It’s only Tuesday, but T.G.I.C.: Thank goodness it’s Courtney from Neighbor Food!
This girl is a lifesend and a lifesaver, period. It has been nearly one–count it, one–full month since I’ve last had a chance to bake. Cue brief flickers of bloggy unease, followed by a 9.6-magnitude shock of panic, immediately assuaged by the soothing tones of Courtney’s calm, smiling (I imagine) assurance that she could write this guest post for me.
You’ll see why I love her, her blog, her recipes, and just everything about her so much once you read on! Plus, since I haven’t had time to do baking of my own, I had my face plastered to the screen as I attempted to lick the pixels clean off while writing a coherent introduction. The results are disappointing, but that’s why I’m handing this space over to Courtney, who has her stuff together way better than I do today.
So without further ado–here’s Courtney!
Hey Wallflour friends! I’m so excited to be visiting today from my little cozy Internet home, Neighborfood. The World Wide Web can be a royal World Wide Pain at times, but it’s things like this that make me incredibly thankful for its existence. Thanks to Ala for inviting me to share this virtual space with all of you today!
Let’s talk about cake pops. Are they out of style? I seem to always be about 8.5 months behind the food trend curve. I’m just now getting into donuts, and I feel like everyone’s already moved on to ice cream sandwiches. Don’t mind me. I’ll just be the one raving about the cronut two years from now, when I’m sure some other bizarre hybrid food (pizztacos? waffleburgers?) will have taken the blogosphere by storm.
Frankly, the reason I never got into cake pops is because I simply didn’t like them. I always thought they were sickly sweet and required way more work than their taste was worth. But sometimes you bake too much cake, and as much as I’m not a fan of cake pops, I’m even less a fan of wasting cake. So there I was with a big ol’ bowl of yellow cake crumbs and nothing to do but craft a cake pop.
Friends, I’m happy to tell you I’ve had a change of heart. These cake pops are different. Easy to make. Not overly sweet, and covered in chocolate. They’ve got a lot going from them.
Let’s start with the cake itself. The typical cake pop is made with a combination of crumbled cake crumbs and canned frosting. Until a few weeks ago, I hadn’t questioned this formula, but since I don’t normally stock canned frosting, I found myself scrambling for another option. They say necessity is the mother of invention, and I’ve found this to be absolutely true in my kitchen endeavors. It’s amazing the creative juices I can work up when it means I can avoid an extra trip to the store.
A little pantry searching led me to a half opened jar of marshmallow creme just begging for its time to shine. I snatched it up and added it to the cake crumbs until they adhered to each other and could be rolled into balls.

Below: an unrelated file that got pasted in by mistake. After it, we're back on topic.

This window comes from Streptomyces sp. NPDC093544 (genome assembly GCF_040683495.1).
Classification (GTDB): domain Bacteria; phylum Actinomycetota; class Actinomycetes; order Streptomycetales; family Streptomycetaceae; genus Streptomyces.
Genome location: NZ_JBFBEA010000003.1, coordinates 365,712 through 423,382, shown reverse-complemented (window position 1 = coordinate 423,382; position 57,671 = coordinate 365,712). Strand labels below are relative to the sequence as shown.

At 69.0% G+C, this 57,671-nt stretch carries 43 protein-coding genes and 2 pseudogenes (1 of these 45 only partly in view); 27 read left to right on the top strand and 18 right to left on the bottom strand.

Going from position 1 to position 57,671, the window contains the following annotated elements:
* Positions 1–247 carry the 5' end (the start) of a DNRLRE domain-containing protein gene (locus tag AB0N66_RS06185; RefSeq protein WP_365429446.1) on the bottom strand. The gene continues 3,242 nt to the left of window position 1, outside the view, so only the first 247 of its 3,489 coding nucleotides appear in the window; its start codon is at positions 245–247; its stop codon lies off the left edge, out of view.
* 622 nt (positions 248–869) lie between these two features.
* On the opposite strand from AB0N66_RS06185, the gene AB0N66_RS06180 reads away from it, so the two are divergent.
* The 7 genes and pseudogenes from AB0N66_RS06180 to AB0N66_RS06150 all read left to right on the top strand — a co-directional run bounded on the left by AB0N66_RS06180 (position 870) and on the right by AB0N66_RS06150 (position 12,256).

Of course, the moment the marshmallow creme hit the crumbs, these cake pops were destined for smoredom. After being rolled into balls and frozen so they stayed together, the balls got dipped into melted chocolate then rolled into crushed honey grahams. Of course, you can use regular graham crackers as well, but the honey grahams stayed crunchier, which I liked.
Now this is a cake pop I can’t resist. The marshmallow creme and chocolate keep these from becoming overly sweet, and the grahams add a nice unexpected texture I appreciated. These disappeared at my work, and when coworkers requested the recipe I was happy to tell them it was only 5 ingredients and easy peasy.
If you’ve never made cake pops before, here are my suggestions. Cake pops are made more on feel than precision. What I mean is, don’t get caught up too much in specific amounts, especially when it comes to the crumbs and the marshmallow creme. You can easily adjust this based on the amount of crumbs you have. The important thing is to add just enough creme to get everything to stick together.
My second tip? Always, always freeze the balls before dipping. I usually put the sticks in them then freeze for at least a half an hour. A little shortening in the melted chocolate will help keep it nice and smooth and make it easier to dip.
And finally, I find the easiest way to store these is to punch the sticks through an empty egg carton once they’re dipped. They’ll be able to dry without touching. Recycling is awesome isn’t it?
I really hope you’ll give these summery treats a try! And if you’re not a cake pop lover, I think a change of heart might be in your future.
- 4 cups yellow cake crumbs
- 1/4-1/2 cup marshmallow creme
- 12 ounces milk or semi sweet chocolate
- 2 Tablespoons shortening
- 1 cup honey graham cereal, crushed
- In a large bowl, combine the cake crumbs and marshmallow creme. Add just enough marshmallow creme to get the mixture to stick together. You should be able to roll it into a ball without it falling apart.
- Roll the mixture into 1-2 inch sized balls and place on a baking sheet. Place the popsicle sticks three quarters of the way through the balls then freeze for at least 30 minutes.
- Meanwhile, melt the chocolate and shortening together in the microwave (in 30 second increments) or in a double boiler. Place in a deep bowl for dipping. Place the graham cracker crumbs in another bowl.
- When the balls are frozen, dip them into the chocolate, making sure it overlaps the stick slightly. You can use a toothpick to get rid of excess dripping chocolate. Immediately roll the balls in the crushed graham crackers then place right side up in an egg carton or foam core board to dry. Store in a cool, dry place.
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